There is another call on the Scottish Government to begin ‘a wide review of the operation of current mental health and related legislation’ and encouragement for congregations to use ‘available resources to help overcome the stigma often associated with mental illness and to ensure that all are welcome in the life of their churches’.
In education, the Deliverance urges that Religious and Moral Education should be provided for all pupils by specialist teachers.
The World Mission report this year focuses on the various relationships fostered between the Church of Scotland - at both national and congregational level - and mission partners, churches and organisations around the world.
Through specific examples it looks at the impact such partnerships can have in areas such as poverty relief (in Scotland and abroad), AIDS and other health issues, gender-based violence, human trafficking and climate change.
The report states: “The World Mission Council seeks to support congregations and Presbyteries, Councils and Committees to be in the vanguard of involvement with the living stones of the world church. There are so many positive and exciting developments already happening, and there are more opportunities for all parts of the Church of Scotland to make connections and develop links of love, friendship and support with the churches internationally. There is learning to be offered and received on each side of the relationship.
“In the coming church year, please consider how your congregation, Presbytery, Council or Committee can share in God’s worldwide work of building relationships with people in other countries.”
The deliverance includes encouragement for the Council ‘to be open to new areas of partnership in areas of the world where it does not have living links, but where there are strategic opportunities’.
Other sections include instructions to support partner churches involved in peacebuilding, healing and reconciliation in South Sudan, Sri Lanka and the Korean peninsula; to pray for and support minority communities, especially Christians, facing discrimination; to develop new fundraising strategies for the Church of Scotland HIV Programme; and to work with the Church and Society Council and Christian Aid in a ‘partner consultation’ on climate change.
CrossReach reports on progress towards developing the ‘four tiers of engagement’ it introduced to last year’s assembly. These were:
Prayer – through the development of a ‘well received’ revised prayer diary featuring specific services and church projects;
Getting alongside – opportunities for churches to support CrossReach nationally, including CrossReach and Social Care Sunday, CrossReach Week, other events and resources and links with the Church and Society Council and National Youth Assembly;
CrossReach Local – exploring the establishment of social care initiatives, provided by local churches but with CrossReach support. The report says: “Many congregations offer a variety of forms of social outreach and community care already and… we believe that the Social Care Council might usefully assist in making that work more visible, more effective and… enable the development of new initiatives.”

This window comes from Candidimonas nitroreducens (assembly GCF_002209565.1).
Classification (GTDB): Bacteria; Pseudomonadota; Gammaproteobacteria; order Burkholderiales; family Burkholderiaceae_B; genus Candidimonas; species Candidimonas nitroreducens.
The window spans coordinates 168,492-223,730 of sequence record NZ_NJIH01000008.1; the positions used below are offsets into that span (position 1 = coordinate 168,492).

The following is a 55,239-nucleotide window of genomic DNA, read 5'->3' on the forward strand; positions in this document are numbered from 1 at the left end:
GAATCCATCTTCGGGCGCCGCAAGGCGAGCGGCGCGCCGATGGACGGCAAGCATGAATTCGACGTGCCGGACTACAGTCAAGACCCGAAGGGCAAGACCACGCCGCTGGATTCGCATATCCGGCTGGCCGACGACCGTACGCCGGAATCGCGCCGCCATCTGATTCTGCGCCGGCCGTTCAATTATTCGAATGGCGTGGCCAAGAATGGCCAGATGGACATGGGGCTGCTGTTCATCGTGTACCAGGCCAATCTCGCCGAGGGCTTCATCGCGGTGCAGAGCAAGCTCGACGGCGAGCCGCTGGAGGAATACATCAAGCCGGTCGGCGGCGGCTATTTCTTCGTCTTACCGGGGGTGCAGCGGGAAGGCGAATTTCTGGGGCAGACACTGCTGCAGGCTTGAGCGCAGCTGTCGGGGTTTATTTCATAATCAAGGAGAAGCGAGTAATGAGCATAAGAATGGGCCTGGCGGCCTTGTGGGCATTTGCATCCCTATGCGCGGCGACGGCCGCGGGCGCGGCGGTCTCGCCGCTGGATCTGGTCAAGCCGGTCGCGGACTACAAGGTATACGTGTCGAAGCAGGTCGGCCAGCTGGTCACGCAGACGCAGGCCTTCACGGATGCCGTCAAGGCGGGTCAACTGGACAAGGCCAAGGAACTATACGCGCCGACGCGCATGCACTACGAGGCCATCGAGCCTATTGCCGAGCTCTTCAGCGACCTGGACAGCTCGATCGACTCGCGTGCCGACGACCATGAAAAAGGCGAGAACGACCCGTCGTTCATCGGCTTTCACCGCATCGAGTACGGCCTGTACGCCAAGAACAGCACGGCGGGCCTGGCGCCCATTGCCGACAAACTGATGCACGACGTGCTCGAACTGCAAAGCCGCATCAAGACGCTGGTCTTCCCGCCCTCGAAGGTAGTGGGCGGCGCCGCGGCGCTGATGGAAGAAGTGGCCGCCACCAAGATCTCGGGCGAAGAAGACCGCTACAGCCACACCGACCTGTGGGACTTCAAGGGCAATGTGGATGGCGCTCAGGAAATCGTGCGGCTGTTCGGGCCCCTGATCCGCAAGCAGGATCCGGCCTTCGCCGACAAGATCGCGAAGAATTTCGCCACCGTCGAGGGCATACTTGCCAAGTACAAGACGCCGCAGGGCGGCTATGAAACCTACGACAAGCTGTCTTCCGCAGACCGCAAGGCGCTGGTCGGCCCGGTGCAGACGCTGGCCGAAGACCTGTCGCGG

The help envisaged is in the area of regulatory guidance, information sharing, facilitative partnerships and advising on finance and funding. Discussions are ongoing and a Social Care Mission Officer is to be appointed to take it forward.
CrossReach National – The council has continued to provide services in over 70 locations under the headings of adult care, services to older people and children and family services. Nearly 97% of service users who responded to a survey agreed that their quality of life was better because of the service; and nearly 99% that they feel supported and well cared for.
The report states that it has been operating in a ‘challenging financial environment’, and operated at a deficit of around £1 million in the past year. Although this figure is reduced compared to the average over recent years, the council admits that it is not sustainable and is in the middle of a three year recovery plan to achieve a breakeven budget.
It adds that ‘it is a source of real concern and disappointment’ that the Council was unable to give staff a cost of living pay rise in 2014, instead giving a one-off £100 payment in December: “this is not a tenable long term position and the Council are committed to continuing discussions with funders and employee representatives to try to seek ways to address this without affecting the long term sustainability and viability of the organisation.”
Discussions were also ongoing with regards to developing an action plan towards paying all employees the Scottish Living Wage.
The Guild is embarking on a new three-year period under the theme ‘Be bold, be strong!’, which the report says is ‘a statement about how we should approach the short, medium and long-term future of our organisation’.